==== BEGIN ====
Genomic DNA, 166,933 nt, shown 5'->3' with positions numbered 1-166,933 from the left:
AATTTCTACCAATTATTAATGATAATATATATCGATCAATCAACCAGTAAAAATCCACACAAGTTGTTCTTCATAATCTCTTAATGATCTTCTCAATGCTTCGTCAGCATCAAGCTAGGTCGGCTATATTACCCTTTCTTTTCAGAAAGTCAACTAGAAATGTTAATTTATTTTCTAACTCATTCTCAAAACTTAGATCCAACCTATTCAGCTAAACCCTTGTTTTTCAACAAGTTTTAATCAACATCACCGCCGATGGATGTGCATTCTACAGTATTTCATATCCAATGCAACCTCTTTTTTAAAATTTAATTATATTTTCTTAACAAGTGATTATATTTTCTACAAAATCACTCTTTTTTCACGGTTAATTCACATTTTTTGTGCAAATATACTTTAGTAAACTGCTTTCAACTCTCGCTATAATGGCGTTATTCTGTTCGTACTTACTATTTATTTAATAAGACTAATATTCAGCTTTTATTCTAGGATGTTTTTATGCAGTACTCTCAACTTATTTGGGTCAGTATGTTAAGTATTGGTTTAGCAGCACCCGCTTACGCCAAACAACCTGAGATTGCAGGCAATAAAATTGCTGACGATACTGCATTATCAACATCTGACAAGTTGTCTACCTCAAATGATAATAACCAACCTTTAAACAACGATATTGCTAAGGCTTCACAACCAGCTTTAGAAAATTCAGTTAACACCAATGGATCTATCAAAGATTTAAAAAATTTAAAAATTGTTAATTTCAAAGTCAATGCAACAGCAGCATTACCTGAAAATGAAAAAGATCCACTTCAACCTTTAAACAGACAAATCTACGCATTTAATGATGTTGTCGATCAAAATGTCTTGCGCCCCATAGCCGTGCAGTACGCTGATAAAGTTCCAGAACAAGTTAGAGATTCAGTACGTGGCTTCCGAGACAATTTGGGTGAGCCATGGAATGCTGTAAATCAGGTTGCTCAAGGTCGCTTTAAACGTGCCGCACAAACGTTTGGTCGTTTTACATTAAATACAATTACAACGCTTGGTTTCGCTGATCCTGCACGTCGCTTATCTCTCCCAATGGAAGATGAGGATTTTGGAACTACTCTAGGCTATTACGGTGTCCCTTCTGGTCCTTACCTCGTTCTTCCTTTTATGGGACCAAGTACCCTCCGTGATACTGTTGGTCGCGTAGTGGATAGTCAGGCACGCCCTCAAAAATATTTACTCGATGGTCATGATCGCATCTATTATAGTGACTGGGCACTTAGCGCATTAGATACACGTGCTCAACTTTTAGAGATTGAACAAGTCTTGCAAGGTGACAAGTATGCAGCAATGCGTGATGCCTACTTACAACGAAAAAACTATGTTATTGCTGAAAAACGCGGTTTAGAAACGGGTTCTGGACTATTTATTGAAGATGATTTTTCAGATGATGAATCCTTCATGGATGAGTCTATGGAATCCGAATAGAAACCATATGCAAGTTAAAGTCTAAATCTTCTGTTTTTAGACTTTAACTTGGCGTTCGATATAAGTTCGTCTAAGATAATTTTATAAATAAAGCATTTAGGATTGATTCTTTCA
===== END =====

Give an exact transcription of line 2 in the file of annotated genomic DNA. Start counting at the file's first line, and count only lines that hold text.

AATTTCTACCAATTATTAATGATAATATATATCGATCAATCAACCAGTAAAAATCCACACAAGTTGTTCTTCATAATCTCTTAATGATCTTCTCAATGCTTCGTCAGCATCAAGCTAGGTCGGCTATATTACCCTTTCTTTTCAGAAAGTCAACTAGAAATGTTAATTTATTTTCTAACTCATTCTCAAAACTTAGATCCAACCTATTCAGCTAAACCCTTGTTTTTCAACAAGTTTTAATCAACATCACCGCCGATGGATGTGCATTCTACAGTATTTCATATCCAATGCAACCTCTTTTTTAAAATTTAATTATATTTTCTTAACAAGTGATTATATTTTCTACAAAATCACTCTTTTTTCACGGTTAATTCACATTTTTTGTGCAAATATACTTTAGTAAACTGCTTTCAACTCTCGCTATAATGGCGTTATTCTGTTCGTACTTACTATTTATTTAATAAGACTAATATTCAGCTTTTATTCTAGGATGTTTTTATGCAGTACTCTCAACTTATTTGGGTCAGTATGTTAAGTATTGGTTTAGCAGCACCCGCTTACGCCAAACAACCTGAGATTGCAGGCAATAAAATTGCTGACGATACTGCATTATCAACATCTGACAAGTTGTCTACCTCAAATGATAATAACCAACCTTTAAACAACGATATTGCTAAGGCTTCACAACCAGCTTTAGAAAATTCAGTTAACACCAATGGATCTATCAAAGATTTAAAAAATTTAAAAATTGTTAATTTCAAAGTCAATGCAACAGCAGCATTACCTGAAAATGAAAAAGATCCACTTCAACCTTTAAACAGACAAATCTACGCATTTAATGATGTTGTCGATCAAAATGTCTTGCGCCCCATAGCCGTGCAGTACGCTGATAAAGTTCCAGAACAAGTTAGAGATTCAGTACGTGGCTTCCGAGACAATTTGGGTGAGCCATGGAATGCTGTAAATCAGGTTGCTCAAGGTCGCTTTAAACGTGCCGCACAAACGTTTGGTCGTTTTACATTAAATACAATTACAACGCTTGGTTTCGCTGATCCTGCACGTCGCTTATCTCTCCCAATGGAAGATGAGGATTTTGGAACTACTCTAGGCTATTACGGTGTCCCTTCTGGTCCTTACCTCGTTCTTCCTTTTATGGGACCAAGTACCCTCCGTGATACTGTTGGTCGCGTAGTGGATAGTCAGGCACGCCCTCAAAAATATTTACTCGATGGTCATGATCGCATCTATTATAGTGACTGGGCACTTAGCGCATTAGATACACGTGCTCAACTTTTAGAGATTGAACAAGTCTTGCAAGGTGACAAGTATGCAGCAATGCGTGATGCCTACTTACAACGAAAAAACTATGTTATTGCTGAAAAACGCGGTTTAGAAACGGGTTCTGGACTATTTATTGAAGATGATTTTTCAGATGATGAATCCTTCATGGATGAGTCTATGGAATCCGAATAGAAACCATATGCAAGTTAAAGTCTAAATCTTCTGTTTTTAGACTTTAACTTGGCGTTCGATATAAGTTCGTCTAAGATAATTTTATAAATAAAGCATTTAGGATTGATTCTTTCA